Kids Prefer Pedestrian Plastic Shoes
- What: Crocs plastic slip on shoes
- When: Toddler to adult
- Why: Easy to get on and off, waterproof, floatable
- Where: Amazon
I didn’t believe in Crocs until someone handed down our first pair. My eldest son has basically worn them every day since. That original pair he wore until the holes in the toe cover blended together into one giant gap and I hid them from him to improve my chances of getting him to wear other shoes.
In the winter, he sports Crocs with a fleece lining or his new favorite, Crocs boots. The rubber handles lasted less than a week before he demolished one, and the other three flap around just waiting for their last moments before departing. But the boots themselves have held up remarkably well to everyday wear on a child that regularly walks further than I can contemplate in a day. They have nary a hole or leak. As an added bonus, their bright yellow color means I can find him just about anywhere even when all I can see is one foot.
Crocs come in so many colors I can always find their favorite. They also float, so should anyone drop one in a toilet or other body of water, you can fish it out with ease. The strap on the back holds them on when the size runs big, which happens often in my experience, since kids’ Crocs don’t come in half sizes. Once they grow into them, you can rotate the heel strap forward over the toe covering and keep right on wearing them out.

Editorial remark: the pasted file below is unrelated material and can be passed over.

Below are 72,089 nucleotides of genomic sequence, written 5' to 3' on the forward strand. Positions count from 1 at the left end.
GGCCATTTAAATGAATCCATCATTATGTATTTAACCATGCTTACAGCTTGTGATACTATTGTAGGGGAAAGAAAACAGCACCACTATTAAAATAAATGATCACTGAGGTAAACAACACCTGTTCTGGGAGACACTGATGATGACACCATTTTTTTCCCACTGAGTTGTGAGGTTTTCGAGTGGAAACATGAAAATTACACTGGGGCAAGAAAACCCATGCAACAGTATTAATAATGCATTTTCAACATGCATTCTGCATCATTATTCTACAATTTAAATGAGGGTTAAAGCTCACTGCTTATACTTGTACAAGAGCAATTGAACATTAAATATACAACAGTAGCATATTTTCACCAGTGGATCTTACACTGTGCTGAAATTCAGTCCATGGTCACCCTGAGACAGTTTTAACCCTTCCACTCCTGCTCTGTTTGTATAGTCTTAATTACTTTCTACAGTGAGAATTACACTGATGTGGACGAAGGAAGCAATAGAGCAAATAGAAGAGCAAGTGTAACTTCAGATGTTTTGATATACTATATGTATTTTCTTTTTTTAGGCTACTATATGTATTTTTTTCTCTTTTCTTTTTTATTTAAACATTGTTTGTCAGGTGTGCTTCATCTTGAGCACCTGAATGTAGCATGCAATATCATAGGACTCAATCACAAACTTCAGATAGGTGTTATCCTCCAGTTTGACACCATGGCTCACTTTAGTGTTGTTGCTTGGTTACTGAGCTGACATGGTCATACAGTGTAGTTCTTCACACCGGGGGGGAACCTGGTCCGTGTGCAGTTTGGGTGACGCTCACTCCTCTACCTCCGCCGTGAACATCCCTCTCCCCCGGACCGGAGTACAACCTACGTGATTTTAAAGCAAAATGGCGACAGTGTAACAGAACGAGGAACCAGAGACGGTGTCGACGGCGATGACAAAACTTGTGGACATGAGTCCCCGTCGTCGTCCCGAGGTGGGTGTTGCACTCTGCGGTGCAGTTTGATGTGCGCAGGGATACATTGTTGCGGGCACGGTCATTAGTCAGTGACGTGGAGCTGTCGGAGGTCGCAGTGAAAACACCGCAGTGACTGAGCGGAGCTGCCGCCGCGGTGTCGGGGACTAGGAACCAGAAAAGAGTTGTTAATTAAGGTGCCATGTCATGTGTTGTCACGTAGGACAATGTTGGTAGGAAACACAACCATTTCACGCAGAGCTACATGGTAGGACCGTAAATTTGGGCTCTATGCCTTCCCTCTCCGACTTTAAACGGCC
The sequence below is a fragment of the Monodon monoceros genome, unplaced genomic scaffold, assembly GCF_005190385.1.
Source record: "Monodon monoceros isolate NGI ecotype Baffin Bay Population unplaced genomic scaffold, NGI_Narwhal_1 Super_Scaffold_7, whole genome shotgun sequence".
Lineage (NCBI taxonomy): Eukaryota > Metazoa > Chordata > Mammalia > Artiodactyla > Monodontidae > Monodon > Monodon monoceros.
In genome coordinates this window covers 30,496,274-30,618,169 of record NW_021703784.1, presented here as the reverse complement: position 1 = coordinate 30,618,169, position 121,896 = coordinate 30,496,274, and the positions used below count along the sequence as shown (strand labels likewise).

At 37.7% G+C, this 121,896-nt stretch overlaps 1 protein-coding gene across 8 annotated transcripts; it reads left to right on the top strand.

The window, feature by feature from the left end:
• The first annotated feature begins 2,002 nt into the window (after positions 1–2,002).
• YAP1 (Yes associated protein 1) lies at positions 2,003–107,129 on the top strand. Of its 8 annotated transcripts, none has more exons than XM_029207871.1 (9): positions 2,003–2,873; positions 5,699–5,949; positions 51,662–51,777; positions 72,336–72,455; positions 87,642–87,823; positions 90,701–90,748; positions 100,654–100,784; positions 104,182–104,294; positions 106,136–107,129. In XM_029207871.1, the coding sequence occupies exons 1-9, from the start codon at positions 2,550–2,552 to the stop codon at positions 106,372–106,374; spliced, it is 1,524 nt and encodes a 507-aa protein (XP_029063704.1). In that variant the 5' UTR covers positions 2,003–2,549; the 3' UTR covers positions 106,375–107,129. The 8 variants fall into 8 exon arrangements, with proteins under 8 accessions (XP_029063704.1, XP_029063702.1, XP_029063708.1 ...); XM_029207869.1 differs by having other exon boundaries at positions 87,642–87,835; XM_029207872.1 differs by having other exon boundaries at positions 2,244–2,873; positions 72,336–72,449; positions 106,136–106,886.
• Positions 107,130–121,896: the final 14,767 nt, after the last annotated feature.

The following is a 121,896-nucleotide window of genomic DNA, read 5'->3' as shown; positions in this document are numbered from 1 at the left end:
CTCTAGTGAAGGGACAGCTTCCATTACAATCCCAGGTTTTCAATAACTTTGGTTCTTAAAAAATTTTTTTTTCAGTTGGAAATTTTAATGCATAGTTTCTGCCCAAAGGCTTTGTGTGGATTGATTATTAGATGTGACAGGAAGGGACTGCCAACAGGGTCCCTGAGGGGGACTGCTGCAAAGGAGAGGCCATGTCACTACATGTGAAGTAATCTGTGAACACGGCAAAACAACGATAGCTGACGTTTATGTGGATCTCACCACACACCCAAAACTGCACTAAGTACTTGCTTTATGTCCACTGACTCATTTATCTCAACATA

Now everyone in our house owns at least one pair. The last hold out in our household, I got my somewhat more stylish Kadee version a couple of weeks ago. Given our regular visits to the neighboring spray park through summer, I grabbed cheaper pairs from places like Payless Shoes and Target. Now I get name brand Crocs on sale on Amazon without thinking twice. The pair I got from Target last fall to replace the aforementioned green ones? They didn’t even last an entire six hour school day before one of the sides detached. And unlike the handles on the boots, the flapping strap bothered him and interfered with his ability to walk. The last thing I need is to carry around a 50 pound six year old, even for a short distance. In all fairness, the ones I bought at the same time for my daughter remain in fine shape, but she also owns 15 to 20 pairs of shoes and actually rotates what she wears in addition to not being as rough on footwear.
Now that everyone owns a pair, we wouldn’t go to the pool, beach, or spray park with any other shoes. Fair warning, though – Crocs don’t play well with wood chips if you make the transition to a playground.